The brain areas affected by Alzheimer's disease start shrinking up to a decade before symptoms like memory loss appear, according to new brain imaging research. The discovery, which adds to growing evidence that Alzheimer's is a slowly emerging disease, could help scientists identify people at risk before the damage is done.
Scientists improved the cognitive ability of adult mice by boosting the survival of newborn neurons in the brain's memory hub. Enhancing the survival of these cells, when combined with exercise, produced antidepresseant effects as well. The findings may open up new avenues for treating cognitive, mood and anxiety disorders.
Oxford University scientists have developed a new method for delivering complex drugs directly to the brain, a necessary step for treating diseases like Alzheimer's, Parkinson's, Motor Neuron Disease and Muscular Dystrophy.
These diseases have largely resisted attempts to over the last 50 years develop new treatments, partly because of the difficulty of getting effective new drugs to the brain to slow or halt disease progression.
Laboratories at the University of New Mexico (UNM), Brown University, and House Ear Institute (HEI) have developed a new technique to observe herpes simplex virus type 1 (HSV1) infections growing inside cells. HSV1, the cause of the common cold sore, persists in a latent form inside nerve cells. Re-activation and growth of HSV1 infections contribute to cognitive decline associated with Alzheimer's disease. Details are published in the March 31 issue of PLoS ONE magazine from the Public Library of Science.
The two largest studies of Alzheimer's disease, an international analysis of genes of more than 50,000 people, have led to the discovery of five new genes that make the disease more likely in the elderly and provide tantalizing clues about what might start Alzheimer’s going and fuel its progress in a person’s brain.
The new genes add to a possible theme: so far genes that increase Alzheimer’s risk in the elderly tend to be involved with cholesterol and with inflammation. They also may be used to transport molecules inside cells.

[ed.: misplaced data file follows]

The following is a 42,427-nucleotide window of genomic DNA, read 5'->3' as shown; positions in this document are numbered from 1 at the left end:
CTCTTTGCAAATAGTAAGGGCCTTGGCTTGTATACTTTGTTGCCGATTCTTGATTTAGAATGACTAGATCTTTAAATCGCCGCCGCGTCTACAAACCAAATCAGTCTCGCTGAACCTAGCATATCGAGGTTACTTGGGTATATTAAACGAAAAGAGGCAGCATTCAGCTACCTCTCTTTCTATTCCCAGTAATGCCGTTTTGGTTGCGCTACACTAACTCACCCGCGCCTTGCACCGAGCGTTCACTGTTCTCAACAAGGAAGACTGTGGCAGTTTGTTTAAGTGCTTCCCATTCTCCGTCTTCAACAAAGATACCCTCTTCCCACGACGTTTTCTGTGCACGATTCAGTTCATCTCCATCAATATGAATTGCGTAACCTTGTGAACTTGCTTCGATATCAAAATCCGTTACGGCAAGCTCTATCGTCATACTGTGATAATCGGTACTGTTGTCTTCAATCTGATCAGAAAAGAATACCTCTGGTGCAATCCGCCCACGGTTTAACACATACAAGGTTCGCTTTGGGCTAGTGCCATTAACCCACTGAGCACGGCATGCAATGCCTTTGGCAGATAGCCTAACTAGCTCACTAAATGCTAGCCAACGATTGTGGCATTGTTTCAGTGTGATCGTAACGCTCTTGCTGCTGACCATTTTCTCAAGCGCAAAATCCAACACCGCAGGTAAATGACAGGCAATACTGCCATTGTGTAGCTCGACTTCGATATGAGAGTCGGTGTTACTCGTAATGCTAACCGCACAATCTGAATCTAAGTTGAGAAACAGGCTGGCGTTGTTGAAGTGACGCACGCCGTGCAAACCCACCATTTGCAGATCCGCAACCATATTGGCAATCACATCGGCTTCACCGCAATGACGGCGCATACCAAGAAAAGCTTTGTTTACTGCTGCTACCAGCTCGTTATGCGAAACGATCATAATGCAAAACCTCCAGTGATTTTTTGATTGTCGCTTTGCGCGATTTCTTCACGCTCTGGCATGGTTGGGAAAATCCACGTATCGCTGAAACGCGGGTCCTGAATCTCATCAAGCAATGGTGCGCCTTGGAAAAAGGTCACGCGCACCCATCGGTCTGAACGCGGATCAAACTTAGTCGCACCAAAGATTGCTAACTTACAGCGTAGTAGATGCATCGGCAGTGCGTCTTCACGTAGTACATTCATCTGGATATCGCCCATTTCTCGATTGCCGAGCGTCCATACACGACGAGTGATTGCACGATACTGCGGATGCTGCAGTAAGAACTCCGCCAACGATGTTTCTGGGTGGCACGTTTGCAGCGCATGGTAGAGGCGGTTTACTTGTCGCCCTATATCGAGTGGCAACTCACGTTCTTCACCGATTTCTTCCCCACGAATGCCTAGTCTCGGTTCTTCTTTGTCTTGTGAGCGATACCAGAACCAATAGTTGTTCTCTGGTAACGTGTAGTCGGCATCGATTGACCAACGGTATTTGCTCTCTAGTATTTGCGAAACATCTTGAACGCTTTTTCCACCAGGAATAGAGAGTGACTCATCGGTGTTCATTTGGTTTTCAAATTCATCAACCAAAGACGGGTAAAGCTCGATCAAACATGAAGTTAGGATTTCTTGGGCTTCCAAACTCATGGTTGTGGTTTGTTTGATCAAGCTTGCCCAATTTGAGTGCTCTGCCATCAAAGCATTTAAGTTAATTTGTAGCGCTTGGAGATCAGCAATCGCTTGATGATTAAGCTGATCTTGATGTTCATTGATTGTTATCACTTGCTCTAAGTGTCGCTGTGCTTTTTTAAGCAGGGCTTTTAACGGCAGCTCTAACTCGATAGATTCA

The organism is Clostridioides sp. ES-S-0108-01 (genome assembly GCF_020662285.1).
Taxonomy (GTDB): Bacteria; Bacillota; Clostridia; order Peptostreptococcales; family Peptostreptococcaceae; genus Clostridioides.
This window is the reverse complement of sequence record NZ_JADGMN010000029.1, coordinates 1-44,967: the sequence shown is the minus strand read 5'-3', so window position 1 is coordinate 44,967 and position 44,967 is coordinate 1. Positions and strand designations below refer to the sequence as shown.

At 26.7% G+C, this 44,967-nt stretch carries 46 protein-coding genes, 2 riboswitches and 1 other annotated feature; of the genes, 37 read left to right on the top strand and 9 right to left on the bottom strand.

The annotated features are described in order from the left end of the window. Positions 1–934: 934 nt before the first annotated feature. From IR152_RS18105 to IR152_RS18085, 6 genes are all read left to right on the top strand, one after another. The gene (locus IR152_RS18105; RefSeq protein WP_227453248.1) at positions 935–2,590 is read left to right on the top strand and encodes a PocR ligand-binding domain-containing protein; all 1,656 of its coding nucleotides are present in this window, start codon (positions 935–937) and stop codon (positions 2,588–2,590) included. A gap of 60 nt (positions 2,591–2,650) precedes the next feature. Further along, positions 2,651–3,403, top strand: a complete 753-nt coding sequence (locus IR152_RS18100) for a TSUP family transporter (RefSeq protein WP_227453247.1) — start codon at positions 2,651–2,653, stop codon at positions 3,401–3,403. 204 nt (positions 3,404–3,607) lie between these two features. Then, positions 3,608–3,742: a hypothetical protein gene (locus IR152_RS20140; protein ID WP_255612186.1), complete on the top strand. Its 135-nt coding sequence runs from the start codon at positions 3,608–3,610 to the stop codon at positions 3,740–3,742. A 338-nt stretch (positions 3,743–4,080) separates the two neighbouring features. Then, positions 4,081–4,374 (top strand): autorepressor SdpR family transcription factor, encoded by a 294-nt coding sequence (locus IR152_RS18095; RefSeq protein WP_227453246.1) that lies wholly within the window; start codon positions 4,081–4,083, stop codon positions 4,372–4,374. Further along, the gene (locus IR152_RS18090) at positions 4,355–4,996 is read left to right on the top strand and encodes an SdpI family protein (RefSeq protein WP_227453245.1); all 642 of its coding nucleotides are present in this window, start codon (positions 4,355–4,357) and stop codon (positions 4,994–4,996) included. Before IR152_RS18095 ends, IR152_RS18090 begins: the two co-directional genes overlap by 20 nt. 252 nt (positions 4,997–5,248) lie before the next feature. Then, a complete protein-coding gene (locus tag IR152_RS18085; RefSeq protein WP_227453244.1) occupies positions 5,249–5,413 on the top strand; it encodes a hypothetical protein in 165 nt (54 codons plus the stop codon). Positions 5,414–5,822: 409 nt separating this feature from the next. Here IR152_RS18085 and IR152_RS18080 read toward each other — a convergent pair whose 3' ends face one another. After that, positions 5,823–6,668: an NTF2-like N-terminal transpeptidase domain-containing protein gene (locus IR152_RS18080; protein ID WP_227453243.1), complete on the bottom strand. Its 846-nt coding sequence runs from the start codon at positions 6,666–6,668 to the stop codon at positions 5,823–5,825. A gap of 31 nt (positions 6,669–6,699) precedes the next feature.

Is the human brain, with all its problem-solving prowess and creative ability, powerful enough to understand itself? Nothing in the known universe (with the exception of the universe itself) is more complex; the brain contains about 100 billion nerve cells, or neurons, each of which can communicate with thousands of other brain cells.
ABOUT THIS REPORT 2011 Alzheimer's Disease Facts and Figures provides a statistical resource for U.S. data related to Alzheimer's Disease, the most common type of dementia, as well as other dementias. Background and context for interpretation of the data are contained in the Overview. This information includes definitions of the types of dementia and a summary of current knowledge about Alzheimer's disease. Additional sections address prevalence, mortality, caregiving and use and costs of care and services.
When Alzheimer's disease actually starts is often not clear, but it now appears that it may be preceded by rapid cognitive decline for up to six years before it becomes evident, a new study suggests.
This accelerated deterioration in memory and other mental function is not seen in people who do not develop Alzheimer's disease, the researchers said.
"Alzheimer's disease has a much longer course and affects substantially more people than generally recognized," said lead researcher Robert S. Wilson, a senior neuropsychologist at the Rush Alzheimer's Disease Center in Chicago.
The brain is a black box. A complex circuitry of neurons fires information through channels, much like the inner workings of a computer chip. But while computer processors are regimented with the deft economy of an assembly line, neural circuits are impenetrable masses. Think tumbleweed.
Researchers in the Department of Neurobiology at Harvard Medical School have developed a technique for unraveling these masses. Through a combination of microscopy platforms, researchers can crawl through the individual connections composing a neural network, much as Google crawls web links.